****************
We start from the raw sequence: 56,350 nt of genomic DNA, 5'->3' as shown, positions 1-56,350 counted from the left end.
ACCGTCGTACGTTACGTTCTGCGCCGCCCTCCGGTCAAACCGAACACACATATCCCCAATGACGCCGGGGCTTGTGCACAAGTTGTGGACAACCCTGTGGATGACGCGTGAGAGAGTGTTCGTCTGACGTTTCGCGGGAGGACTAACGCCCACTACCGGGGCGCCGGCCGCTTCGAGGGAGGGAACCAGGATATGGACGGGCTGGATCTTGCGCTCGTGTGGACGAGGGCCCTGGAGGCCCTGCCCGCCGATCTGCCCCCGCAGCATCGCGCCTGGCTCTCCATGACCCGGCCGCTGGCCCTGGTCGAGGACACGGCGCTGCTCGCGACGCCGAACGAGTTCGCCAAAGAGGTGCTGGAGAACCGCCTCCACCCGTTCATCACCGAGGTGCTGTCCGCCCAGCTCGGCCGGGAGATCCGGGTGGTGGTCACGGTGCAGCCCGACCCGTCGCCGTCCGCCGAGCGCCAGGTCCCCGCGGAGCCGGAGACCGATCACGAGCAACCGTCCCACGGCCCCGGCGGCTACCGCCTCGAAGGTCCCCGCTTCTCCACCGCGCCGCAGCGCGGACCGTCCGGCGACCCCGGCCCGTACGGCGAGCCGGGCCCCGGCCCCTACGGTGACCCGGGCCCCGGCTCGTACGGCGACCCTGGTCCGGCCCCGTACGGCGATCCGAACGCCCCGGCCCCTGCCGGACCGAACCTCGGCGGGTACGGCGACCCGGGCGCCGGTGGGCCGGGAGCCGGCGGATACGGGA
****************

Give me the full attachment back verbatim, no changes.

We start from the raw sequence: 56,350 nt of genomic DNA, 5'->3' as shown, positions 1-56,350 counted from the left end.
ACCGTCGTACGTTACGTTCTGCGCCGCCCTCCGGTCAAACCGAACACACATATCCCCAATGACGCCGGGGCTTGTGCACAAGTTGTGGACAACCCTGTGGATGACGCGTGAGAGAGTGTTCGTCTGACGTTTCGCGGGAGGACTAACGCCCACTACCGGGGCGCCGGCCGCTTCGAGGGAGGGAACCAGGATATGGACGGGCTGGATCTTGCGCTCGTGTGGACGAGGGCCCTGGAGGCCCTGCCCGCCGATCTGCCCCCGCAGCATCGCGCCTGGCTCTCCATGACCCGGCCGCTGGCCCTGGTCGAGGACACGGCGCTGCTCGCGACGCCGAACGAGTTCGCCAAAGAGGTGCTGGAGAACCGCCTCCACCCGTTCATCACCGAGGTGCTGTCCGCCCAGCTCGGCCGGGAGATCCGGGTGGTGGTCACGGTGCAGCCCGACCCGTCGCCGTCCGCCGAGCGCCAGGTCCCCGCGGAGCCGGAGACCGATCACGAGCAACCGTCCCACGGCCCCGGCGGCTACCGCCTCGAAGGTCCCCGCTTCTCCACCGCGCCGCAGCGCGGACCGTCCGGCGACCCCGGCCCGTACGGCGAGCCGGGCCCCGGCCCCTACGGTGACCCGGGCCCCGGCTCGTACGGCGACCCTGGTCCGGCCCCGTACGGCGATCCGAACGCCCCGGCCCCTGCCGGACCGAACCTCGGCGGGTACGGCGACCCGGGCGCCGGTGGGCCGGGAGCCGGCGGATACGGGA